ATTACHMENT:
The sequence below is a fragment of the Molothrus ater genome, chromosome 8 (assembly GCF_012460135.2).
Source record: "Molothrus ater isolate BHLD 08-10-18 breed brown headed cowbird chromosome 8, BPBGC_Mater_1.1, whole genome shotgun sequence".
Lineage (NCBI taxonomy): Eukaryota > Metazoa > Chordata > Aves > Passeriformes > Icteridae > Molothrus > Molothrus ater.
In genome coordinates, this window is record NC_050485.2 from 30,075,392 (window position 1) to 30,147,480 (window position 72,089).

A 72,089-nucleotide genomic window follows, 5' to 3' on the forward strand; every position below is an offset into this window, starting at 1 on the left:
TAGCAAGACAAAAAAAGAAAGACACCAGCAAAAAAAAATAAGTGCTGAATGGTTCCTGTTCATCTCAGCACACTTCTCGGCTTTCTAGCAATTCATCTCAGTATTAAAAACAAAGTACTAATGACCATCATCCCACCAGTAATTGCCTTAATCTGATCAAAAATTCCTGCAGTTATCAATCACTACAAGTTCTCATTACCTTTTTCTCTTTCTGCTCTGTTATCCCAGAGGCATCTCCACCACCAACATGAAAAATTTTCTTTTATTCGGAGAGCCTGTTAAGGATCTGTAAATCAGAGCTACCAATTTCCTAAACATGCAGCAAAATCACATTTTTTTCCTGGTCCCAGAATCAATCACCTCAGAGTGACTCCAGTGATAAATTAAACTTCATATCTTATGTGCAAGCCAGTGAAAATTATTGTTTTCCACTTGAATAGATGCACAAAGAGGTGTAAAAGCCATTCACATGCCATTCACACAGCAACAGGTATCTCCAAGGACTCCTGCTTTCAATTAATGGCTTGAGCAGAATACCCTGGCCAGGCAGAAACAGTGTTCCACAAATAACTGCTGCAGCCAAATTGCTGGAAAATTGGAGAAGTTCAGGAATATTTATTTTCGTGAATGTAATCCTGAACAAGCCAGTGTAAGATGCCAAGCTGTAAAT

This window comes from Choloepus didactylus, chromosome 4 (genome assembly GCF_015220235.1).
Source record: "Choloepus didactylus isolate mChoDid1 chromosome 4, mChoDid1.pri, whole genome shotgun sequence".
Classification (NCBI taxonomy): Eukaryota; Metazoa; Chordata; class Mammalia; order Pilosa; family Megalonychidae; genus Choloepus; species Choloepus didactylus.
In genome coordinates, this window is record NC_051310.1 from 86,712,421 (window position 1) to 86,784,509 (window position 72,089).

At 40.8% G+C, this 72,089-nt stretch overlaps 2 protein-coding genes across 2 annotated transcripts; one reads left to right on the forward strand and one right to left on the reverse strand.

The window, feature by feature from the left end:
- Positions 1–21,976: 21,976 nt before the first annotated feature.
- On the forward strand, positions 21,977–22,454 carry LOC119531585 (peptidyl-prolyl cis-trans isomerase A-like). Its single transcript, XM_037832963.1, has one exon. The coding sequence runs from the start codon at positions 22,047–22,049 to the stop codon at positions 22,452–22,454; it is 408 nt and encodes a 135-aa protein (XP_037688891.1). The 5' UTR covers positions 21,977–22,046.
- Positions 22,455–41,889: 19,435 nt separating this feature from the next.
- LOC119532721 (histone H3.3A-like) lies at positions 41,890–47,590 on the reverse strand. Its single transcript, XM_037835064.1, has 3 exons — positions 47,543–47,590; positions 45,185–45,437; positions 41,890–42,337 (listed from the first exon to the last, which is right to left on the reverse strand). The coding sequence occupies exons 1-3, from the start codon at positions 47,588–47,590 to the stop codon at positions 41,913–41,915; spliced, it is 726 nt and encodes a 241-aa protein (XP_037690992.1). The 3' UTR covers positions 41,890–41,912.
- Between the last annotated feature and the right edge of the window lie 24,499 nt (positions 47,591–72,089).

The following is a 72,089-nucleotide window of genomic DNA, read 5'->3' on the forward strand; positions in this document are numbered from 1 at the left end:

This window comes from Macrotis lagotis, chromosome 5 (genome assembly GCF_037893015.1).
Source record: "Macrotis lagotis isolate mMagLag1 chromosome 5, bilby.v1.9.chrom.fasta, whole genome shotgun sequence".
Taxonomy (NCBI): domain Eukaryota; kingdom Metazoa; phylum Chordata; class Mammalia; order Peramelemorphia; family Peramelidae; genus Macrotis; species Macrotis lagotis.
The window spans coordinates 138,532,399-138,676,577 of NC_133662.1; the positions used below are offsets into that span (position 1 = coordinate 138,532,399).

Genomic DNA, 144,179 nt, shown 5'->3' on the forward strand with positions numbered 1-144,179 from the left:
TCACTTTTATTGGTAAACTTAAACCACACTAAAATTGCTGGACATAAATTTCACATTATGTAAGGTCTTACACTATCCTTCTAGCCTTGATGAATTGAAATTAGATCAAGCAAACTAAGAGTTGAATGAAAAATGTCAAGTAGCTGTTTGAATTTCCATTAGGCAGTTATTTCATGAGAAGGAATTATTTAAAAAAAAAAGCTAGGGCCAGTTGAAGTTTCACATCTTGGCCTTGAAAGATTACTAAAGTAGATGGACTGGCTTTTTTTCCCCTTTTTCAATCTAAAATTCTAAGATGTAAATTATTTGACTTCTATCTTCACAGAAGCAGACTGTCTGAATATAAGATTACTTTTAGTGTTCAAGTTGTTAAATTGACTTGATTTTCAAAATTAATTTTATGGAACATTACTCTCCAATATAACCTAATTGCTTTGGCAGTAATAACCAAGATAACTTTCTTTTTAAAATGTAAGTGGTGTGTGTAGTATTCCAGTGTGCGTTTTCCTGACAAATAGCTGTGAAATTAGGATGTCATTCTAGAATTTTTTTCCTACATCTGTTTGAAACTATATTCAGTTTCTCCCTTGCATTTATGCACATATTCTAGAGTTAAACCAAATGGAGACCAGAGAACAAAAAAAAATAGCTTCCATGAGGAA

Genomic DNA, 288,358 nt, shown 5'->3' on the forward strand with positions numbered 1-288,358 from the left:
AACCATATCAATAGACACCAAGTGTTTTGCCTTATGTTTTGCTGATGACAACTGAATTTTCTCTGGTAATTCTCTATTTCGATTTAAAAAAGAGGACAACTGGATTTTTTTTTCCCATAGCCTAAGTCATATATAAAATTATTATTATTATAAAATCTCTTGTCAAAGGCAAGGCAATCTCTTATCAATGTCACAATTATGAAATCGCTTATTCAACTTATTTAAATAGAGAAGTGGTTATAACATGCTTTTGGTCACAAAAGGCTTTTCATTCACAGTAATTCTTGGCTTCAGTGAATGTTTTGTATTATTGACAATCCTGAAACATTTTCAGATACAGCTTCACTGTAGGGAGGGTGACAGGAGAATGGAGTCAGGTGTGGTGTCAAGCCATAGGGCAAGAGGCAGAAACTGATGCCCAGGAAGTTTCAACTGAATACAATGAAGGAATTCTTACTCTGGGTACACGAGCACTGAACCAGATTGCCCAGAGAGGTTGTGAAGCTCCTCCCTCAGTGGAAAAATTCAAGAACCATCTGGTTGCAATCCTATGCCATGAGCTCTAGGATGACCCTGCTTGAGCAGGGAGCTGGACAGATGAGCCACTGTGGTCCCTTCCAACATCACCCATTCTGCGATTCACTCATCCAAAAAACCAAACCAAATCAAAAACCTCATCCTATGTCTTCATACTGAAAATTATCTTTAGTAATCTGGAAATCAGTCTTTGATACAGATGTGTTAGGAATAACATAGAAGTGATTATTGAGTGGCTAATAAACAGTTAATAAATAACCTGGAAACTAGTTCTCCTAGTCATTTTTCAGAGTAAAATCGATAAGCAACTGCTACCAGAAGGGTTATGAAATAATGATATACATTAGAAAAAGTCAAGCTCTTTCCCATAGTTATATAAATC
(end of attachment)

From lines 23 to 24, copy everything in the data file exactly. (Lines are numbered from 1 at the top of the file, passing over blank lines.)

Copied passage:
Genomic DNA, 144,179 nt, shown 5'->3' on the forward strand with positions numbered 1-144,179 from the left:
TCACTTTTATTGGTAAACTTAAACCACACTAAAATTGCTGGACATAAATTTCACATTATGTAAGGTCTTACACTATCCTTCTAGCCTTGATGAATTGAAATTAGATCAAGCAAACTAAGAGTTGAATGAAAAATGTCAAGTAGCTGTTTGAATTTCCATTAGGCAGTTATTTCATGAGAAGGAATTATTTAAAAAAAAAAGCTAGGGCCAGTTGAAGTTTCACATCTTGGCCTTGAAAGATTACTAAAGTAGATGGACTGGCTTTTTTTCCCCTTTTTCAATCTAAAATTCTAAGATGTAAATTATTTGACTTCTATCTTCACAGAAGCAGACTGTCTGAATATAAGATTACTTTTAGTGTTCAAGTTGTTAAATTGACTTGATTTTCAAAATTAATTTTATGGAACATTACTCTCCAATATAACCTAATTGCTTTGGCAGTAATAACCAAGATAACTTTCTTTTTAAAATGTAAGTGGTGTGTGTAGTATTCCAGTGTGCGTTTTCCTGACAAATAGCTGTGAAATTAGGATGTCATTCTAGAATTTTTTTCCTACATCTGTTTGAAACTATATTCAGTTTCTCCCTTGCATTTATGCACATATTCTAGAGTTAAACCAAATGGAGACCAGAGAACAAAAAAAAATAGCTTCCATGAGGAA